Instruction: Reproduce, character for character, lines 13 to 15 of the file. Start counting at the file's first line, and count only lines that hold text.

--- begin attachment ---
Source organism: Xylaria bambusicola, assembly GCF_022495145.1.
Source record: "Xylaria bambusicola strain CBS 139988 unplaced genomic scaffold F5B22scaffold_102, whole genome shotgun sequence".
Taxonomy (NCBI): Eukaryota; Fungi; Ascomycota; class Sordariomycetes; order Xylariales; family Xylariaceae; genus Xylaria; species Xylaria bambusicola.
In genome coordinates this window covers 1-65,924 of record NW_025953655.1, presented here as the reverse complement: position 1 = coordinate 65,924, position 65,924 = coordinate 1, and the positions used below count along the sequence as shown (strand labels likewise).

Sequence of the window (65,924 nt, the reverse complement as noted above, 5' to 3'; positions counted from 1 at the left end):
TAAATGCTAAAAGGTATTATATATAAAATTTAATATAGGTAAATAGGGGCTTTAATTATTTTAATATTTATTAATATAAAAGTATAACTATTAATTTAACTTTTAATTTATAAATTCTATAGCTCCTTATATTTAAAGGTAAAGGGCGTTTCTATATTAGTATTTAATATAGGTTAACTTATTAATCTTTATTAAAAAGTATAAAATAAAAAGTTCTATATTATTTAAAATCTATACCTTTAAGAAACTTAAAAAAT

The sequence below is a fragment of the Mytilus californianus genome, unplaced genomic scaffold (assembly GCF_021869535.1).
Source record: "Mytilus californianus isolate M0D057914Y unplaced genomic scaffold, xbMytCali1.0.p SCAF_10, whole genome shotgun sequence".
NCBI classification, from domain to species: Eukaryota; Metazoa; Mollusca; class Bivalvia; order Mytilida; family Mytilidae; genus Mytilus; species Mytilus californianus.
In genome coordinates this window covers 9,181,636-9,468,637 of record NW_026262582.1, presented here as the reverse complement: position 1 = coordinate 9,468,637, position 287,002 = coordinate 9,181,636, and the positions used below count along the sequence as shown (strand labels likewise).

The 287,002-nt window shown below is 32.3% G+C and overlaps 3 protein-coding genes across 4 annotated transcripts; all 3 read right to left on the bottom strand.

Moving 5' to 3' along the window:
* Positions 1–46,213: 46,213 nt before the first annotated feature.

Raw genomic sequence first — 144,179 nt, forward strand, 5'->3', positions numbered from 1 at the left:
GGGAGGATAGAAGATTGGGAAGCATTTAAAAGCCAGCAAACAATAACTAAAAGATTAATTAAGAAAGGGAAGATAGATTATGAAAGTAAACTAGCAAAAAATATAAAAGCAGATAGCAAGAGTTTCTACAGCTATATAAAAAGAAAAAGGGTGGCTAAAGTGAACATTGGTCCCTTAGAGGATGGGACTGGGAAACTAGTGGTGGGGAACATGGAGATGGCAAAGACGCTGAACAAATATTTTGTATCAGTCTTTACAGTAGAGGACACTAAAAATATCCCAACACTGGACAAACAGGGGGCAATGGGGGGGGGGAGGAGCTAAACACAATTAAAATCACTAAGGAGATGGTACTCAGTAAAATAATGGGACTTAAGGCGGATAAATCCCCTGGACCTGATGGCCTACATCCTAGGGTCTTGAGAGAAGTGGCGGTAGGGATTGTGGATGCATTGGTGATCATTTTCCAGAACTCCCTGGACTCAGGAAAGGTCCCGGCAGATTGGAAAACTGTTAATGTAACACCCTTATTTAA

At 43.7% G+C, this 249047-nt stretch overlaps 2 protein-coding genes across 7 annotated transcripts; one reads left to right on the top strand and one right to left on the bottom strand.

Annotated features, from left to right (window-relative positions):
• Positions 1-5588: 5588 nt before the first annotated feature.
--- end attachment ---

* Positions 1–46,213: 46,213 nt before the first annotated feature.

Raw genomic sequence first — 144,179 nt, forward strand, 5'->3', positions numbered from 1 at the left:
GGGAGGATAGAAGATTGGGAAGCATTTAAAAGCCAGCAAACAATAACTAAAAGATTAATTAAGAAAGGGAAGATAGATTATGAAAGTAAACTAGCAAAAAATATAAAAGCAGATAGCAAGAGTTTCTACAGCTATATAAAAAGAAAAAGGGTGGCTAAAGTGAACATTGGTCCCTTAGAGGATGGGACTGGGAAACTAGTGGTGGGGAACATGGAGATGGCAAAGACGCTGAACAAATATTTTGTATCAGTCTTTACAGTAGAGGACACTAAAAATATCCCAACACTGGACAAACAGGGGGCAATGGGGGGGGGGAGGAGCTAAACACAATTAAAATCACTAAGGAGATGGTACTCAGTAAAATAATGGGACTTAAGGCGGATAAATCCCCTGGACCTGATGGCCTACATCCTAGGGTCTTGAGAGAAGTGGCGGTAGGGATTGTGGATGCATTGGTGATCATTTTCCAGAACTCCCTGGACTCAGGAAAGGTCCCGGCAGATTGGAAAACTGTTAATGTAACACCCTTATTTAA